Artist And Poetry: Writing And Language Vs. Visable Art
Someone was remarking how difficult it is to write our biographies here for our artists websites, and it got me thinking about language and what it is to be an artist.
'Saw this on Twitter today: "Writing is the hardest work in the world not involving heavy lifting."
Some biographies I note are seamless, belie difficulty, seem so effortless and work quite well, but this usually means hard work. I was thinking that being literary isn't any easier than artistic -- painting pictures with words, or with brushes. If we shape the thoughts in our head first, then it's just whether we paint them with words or with brushes. I guess how good we are with the language, or with the brush, then dictates the effect respectively.
Then I took the thought a step further: Maybe poetry transcends thoughts before we even shape them to become word or picture. Michelangelo did four art forms, they say, paint, archt, sculpt, and poetry, but few of his poems survive (he destroyed most of them, I understand).
Poetry seems to be the ideal, in our minds, before it gets shaped and becomes word or picture? I guess the success of good writing, or good painting, is how close it comes to the original poetry in our minds, before it got shaped. My thought being, that an idea emerges as poetry, first, in our minds, before it takes any other form -- that poetry might be the pure form of human thought.
I've often wondered if it wouldn't be better for an artist to major in literature, and only minor in art. Language is wonderful because it transcends what we see only with our eyes. Art is restricted to what we see with our eyes -- take away our eyes, and the art is useless -- except maybe, for tactile-type art.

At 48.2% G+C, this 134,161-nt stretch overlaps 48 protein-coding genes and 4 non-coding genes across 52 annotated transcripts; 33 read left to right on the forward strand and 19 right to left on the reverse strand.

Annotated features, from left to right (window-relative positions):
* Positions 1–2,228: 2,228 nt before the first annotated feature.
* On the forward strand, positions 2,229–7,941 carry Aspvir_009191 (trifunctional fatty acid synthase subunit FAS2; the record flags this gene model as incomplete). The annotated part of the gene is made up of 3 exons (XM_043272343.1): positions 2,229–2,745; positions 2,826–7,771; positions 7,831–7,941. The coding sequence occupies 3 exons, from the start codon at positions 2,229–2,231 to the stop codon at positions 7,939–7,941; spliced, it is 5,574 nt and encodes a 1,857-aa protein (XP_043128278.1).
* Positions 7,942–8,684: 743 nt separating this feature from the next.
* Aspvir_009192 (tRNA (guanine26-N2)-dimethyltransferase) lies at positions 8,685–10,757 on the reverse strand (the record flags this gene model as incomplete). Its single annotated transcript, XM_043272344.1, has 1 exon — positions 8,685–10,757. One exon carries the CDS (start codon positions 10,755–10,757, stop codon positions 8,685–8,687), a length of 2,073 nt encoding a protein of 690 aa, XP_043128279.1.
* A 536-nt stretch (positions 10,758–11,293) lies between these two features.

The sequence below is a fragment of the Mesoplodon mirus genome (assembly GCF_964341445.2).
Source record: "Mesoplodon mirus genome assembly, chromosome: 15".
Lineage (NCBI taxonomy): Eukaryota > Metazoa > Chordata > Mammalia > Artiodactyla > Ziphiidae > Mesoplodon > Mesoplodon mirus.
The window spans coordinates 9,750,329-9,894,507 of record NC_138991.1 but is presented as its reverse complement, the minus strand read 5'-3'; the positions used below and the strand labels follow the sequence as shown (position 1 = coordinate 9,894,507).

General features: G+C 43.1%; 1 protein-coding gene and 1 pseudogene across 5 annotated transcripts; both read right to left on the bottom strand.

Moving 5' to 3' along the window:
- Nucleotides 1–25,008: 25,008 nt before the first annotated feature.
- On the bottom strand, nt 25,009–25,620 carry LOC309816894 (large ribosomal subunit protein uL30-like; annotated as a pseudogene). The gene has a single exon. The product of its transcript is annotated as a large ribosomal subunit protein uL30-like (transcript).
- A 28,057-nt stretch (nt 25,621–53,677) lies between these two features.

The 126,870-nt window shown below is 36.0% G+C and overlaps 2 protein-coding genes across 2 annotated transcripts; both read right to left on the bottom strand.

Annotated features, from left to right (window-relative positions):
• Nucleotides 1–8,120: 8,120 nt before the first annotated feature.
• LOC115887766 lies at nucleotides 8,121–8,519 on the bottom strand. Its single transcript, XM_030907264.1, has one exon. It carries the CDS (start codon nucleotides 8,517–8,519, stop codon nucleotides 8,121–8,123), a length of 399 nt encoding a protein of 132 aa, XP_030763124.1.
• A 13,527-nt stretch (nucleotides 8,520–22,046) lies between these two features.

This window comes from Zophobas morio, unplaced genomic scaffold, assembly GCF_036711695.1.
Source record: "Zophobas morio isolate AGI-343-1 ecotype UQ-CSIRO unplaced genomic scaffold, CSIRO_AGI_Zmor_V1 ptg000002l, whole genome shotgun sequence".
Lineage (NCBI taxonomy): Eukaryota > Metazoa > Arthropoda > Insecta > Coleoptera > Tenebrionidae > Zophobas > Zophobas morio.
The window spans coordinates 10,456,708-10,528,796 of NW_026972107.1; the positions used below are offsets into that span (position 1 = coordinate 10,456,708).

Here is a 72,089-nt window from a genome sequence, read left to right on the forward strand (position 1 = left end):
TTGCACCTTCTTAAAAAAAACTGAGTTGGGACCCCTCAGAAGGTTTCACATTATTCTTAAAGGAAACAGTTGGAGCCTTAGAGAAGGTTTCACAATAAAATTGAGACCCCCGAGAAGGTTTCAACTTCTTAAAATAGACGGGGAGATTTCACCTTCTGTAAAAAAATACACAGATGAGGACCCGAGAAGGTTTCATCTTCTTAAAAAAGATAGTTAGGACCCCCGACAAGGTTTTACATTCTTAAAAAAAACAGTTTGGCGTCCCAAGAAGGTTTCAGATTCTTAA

So I thought I would post this here, for any possible discussion.
(I was not a literature major, nor even an art minor, btw -- largely self-taught)
i am a bastard son of a circus/carnival Geek father and my mother was a Magician's assistant...
At age 7, i was abandoned by my mother who was last seen walking into a full length mirror during a tent performance in the Apollo Feed and Grain parking lot in Crooked Creek iowa. According to one of the stagehands, she winked and gave a little wave just as the mirror began to fill with smoke and was never seen again... My Geek father never recovered from losing her and lost his appetite for chicken and rodent heads.
He began to binge on fast foods, candy and donuts... literally putting himself out of work because no one would pay to watch a fat sad man eat Big Macs and Snicker bars. We spent the next few of my formative years traveling with the circus/carnival because he didn't know anything else and who would hire a washed-up has-been Geek anyway.
Fortunately, i was taken under the tutelage of the Carny Forman and was able to learn some circus skills and supported the two of us by cleaning up after the elephants and bears. i think that's where i learn i had a talent for sculpture. i was almost eleven when my Geek father tried to take some marshmallows from one of the bears, he only survived the attack for a few hours but i remember his last words, "I sure could go for bacon and cheese stuffed deep fried pig in a blanket", i asked him if he would like fries with that, but he never answered.
A few months later my adopted guardian, the Carny Forman, was shot by the bearded lady with one of the shooting range 'HIT THE BULLSEYE AND WIN A KEWPIE DOLL' rifles. And once again, i felt abandoned.
Fate decided to smile upon me one last time and a loving couple who billed themselves as the Corsican Brothers let me move into their trailer and life seemed good until they were both deported... i traveled with the carnival/circus until i reached the age of seventeen, then ran away from one circus only to join another, four years with Uncle Sam's Circus and then on to this one i'm in now...
Reminiscing made me rummaged though old photos and i came across one of the Corsican Brothers... Lucien And Mario.
Without looking at what a strict definition of poetry is, I imagined that our thoughts first emerge as poetry. Then they get shaped according to whether we are writing them (or saying them), or making a picture of them.